I came across an interesting story today from the state of Vermont. Yesterday a State Senate committee there passed a bill to create a task force to study the effects of lowering Vermont's legal drinking age to 18. The sponsor of the bill, State Senator Hinda Miller, called it an effort to bring the underage drinking on college campuses out of the shadows:
"Our laws aren't working. They're not preventing underage drinking. What they're doing is putting it outside the public eye," Vermont state Sen. Hinda Miller said. "So you have a lot of kids binge drinking. They get sick, they get scared and they get into trouble and they can't call because they know it's illegal."
On that note, read on below the fold...
Obviously if a bill such as this came to Maryland it would have a lot of support from the SU student community and local watering holes like The Monkey Barrel or the Cactus Club. Opposing it would be local law enforcement and college-area neighborhood groups.
But my point isn't really on the merits or drawbacks of lowering the drinking age to 18. They actually raised the drinking age to 19 in Ohio just before I turned 18, which pretty much pissed me off, but managed to wait until just after I turned 21 to raise it to that age. No, the portion that appealed to me about the story was this small effort to restore state's rights in this country, and a short history is in order.
In my native state of Ohio, there was a statewide ballot issue back in 1983 to raise the drinking age from 19 to 21, an effort that failed by a 59% - 41% margin. (Having just turned 19, you can pretty much guess which way I voted.) In raw numbers the difference was over 600,000 votes. I was among over 1.9 million voters in the Buckeye State who clearly stated that their will was to keep the age as it was at the time. But three years later the people's choice was thwarted by a federal bill called the National Minimum Drinking Age Act. Passed in 1984, Congress compelled states to raise their drinking age to 21 lest they lose federal highway funding and Ohio decided to forefit that right of self-determination in 1986. Seeing the option ratified by the people of my state thrown out because the federal government thought they knew best was an important lesson in politics that further galvanized my political views.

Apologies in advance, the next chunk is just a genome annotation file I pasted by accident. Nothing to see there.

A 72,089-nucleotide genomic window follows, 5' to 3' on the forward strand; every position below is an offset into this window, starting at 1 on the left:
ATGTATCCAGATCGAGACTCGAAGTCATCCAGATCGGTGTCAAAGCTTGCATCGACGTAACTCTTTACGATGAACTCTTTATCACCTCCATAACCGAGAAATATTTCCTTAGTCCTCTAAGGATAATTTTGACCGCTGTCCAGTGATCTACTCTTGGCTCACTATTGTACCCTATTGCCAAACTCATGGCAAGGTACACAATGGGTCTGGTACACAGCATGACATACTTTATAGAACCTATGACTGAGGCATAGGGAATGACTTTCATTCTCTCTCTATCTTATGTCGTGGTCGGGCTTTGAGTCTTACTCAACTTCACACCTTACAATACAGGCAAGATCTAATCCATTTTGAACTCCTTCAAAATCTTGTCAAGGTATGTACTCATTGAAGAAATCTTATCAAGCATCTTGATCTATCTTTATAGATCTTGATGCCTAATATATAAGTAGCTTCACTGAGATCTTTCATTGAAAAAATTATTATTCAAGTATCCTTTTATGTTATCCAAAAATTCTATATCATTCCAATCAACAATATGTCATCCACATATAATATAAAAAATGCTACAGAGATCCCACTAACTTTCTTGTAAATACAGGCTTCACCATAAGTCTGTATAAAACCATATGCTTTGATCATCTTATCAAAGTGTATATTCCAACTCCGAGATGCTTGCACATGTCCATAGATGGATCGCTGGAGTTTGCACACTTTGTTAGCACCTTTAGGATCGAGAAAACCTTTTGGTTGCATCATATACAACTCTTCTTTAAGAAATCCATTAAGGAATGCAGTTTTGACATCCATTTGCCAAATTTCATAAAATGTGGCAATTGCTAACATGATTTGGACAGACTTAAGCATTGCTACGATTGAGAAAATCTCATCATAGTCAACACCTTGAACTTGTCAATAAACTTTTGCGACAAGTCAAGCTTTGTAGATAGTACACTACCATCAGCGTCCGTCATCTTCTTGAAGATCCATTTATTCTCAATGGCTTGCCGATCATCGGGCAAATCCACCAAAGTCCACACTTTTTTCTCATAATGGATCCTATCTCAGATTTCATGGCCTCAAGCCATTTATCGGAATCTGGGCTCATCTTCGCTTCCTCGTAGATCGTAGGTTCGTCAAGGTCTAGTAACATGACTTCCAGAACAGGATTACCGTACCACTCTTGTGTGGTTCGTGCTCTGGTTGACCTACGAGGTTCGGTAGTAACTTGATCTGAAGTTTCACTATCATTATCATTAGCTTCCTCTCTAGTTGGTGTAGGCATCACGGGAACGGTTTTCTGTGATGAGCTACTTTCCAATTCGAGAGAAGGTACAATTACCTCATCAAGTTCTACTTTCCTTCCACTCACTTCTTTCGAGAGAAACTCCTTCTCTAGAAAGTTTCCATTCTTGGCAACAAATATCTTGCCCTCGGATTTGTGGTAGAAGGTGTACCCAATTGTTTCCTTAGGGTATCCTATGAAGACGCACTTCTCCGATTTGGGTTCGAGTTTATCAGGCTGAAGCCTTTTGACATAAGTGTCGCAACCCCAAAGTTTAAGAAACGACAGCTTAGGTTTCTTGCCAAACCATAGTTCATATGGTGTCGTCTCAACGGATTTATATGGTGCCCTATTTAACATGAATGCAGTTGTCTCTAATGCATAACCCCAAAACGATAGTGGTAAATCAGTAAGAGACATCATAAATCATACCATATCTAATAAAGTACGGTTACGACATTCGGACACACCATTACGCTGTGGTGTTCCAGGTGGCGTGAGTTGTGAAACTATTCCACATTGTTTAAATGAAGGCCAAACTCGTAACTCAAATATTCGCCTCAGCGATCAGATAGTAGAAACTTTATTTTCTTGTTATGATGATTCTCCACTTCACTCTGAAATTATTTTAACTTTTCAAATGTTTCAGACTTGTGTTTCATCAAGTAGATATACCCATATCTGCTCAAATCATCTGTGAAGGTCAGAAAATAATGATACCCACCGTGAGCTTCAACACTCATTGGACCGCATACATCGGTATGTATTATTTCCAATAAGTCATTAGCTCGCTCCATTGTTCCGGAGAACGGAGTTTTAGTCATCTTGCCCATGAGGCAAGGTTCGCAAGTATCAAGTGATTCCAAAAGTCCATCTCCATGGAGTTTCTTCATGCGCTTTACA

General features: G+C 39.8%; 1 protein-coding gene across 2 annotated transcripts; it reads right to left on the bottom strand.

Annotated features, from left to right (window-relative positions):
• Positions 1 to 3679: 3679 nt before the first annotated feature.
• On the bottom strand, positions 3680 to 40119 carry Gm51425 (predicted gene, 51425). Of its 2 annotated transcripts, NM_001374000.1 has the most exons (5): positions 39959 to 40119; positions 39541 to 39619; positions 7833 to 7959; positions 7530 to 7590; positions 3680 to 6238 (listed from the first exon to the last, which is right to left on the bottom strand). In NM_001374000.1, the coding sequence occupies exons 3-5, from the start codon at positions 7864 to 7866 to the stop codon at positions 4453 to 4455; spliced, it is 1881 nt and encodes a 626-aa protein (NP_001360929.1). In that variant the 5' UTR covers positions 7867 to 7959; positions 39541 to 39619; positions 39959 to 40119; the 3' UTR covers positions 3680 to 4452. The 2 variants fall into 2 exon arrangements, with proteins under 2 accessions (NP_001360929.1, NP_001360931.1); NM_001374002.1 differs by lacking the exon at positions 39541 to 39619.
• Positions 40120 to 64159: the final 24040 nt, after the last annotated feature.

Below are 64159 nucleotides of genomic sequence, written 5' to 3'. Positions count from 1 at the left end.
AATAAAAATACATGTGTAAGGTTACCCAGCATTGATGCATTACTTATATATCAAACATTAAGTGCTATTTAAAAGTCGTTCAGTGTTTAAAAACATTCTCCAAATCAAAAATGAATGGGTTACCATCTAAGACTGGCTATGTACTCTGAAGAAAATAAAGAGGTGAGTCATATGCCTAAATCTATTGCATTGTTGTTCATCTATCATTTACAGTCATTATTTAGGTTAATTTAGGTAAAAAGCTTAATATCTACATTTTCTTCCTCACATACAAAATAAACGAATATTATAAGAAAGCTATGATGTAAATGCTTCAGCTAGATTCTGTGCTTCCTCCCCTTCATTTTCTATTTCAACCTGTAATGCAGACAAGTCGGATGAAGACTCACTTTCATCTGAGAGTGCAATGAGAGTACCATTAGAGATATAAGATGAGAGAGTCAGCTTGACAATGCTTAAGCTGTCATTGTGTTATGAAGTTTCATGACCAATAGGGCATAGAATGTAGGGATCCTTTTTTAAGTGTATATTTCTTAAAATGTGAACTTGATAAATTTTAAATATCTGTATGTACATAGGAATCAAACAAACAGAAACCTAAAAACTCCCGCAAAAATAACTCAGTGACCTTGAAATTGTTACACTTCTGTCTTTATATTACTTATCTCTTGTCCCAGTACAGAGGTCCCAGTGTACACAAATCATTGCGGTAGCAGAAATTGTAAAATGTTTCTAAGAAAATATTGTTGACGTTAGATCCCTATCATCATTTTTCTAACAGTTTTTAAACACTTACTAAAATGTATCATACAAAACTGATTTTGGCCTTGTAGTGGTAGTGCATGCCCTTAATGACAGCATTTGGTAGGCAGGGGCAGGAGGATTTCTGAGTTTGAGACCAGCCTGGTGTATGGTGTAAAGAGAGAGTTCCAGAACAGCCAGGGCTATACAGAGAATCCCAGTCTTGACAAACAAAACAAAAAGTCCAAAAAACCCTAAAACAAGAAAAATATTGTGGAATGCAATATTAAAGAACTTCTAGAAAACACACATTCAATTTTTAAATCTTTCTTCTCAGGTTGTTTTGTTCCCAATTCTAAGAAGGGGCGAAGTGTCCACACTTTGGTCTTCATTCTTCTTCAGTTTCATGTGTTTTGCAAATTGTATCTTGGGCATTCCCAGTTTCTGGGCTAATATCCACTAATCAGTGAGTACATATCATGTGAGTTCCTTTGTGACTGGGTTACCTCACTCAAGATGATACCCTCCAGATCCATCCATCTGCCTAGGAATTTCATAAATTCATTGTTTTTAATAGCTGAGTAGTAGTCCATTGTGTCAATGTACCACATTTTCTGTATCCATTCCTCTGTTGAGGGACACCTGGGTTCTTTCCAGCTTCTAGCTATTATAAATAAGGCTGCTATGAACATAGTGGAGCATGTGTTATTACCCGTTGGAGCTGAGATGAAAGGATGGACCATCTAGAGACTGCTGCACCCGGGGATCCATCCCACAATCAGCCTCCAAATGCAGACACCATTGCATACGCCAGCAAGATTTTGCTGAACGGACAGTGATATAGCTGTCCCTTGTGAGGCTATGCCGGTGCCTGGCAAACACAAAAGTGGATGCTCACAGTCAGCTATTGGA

And this option is not without risk for Vermont should they choose to follow through all the way with it. At stake is their $17 million of highway funding that the federal government provides to Vermont's state government and in an era of budget shortfalls throughout the country that money is going to yell really loud.
However, much ado has been made of late about cutting earmarks from the federal budget while little attention is paid about these infringements on the Tenth Amendment rights states have to determine their own laws. If the federal government would stop being a passthru for funds that they simply deliver back to the states, untold millions would be saved. But the problem lies with those inside the Beltway who really enjoy having the power to make states squirm and bend to their will by threatening to withhold federal funds if they don't adopt particular laws and regulations Washington bureaucrats foist upon them.
While the idea of lowering the drinking age may or may not appeal to those reading here today, I think we should all encourage the state of Vermont to make this stand against federal laws that unjustly usurp their rights of self-determination.
Crossposted on monoblogue.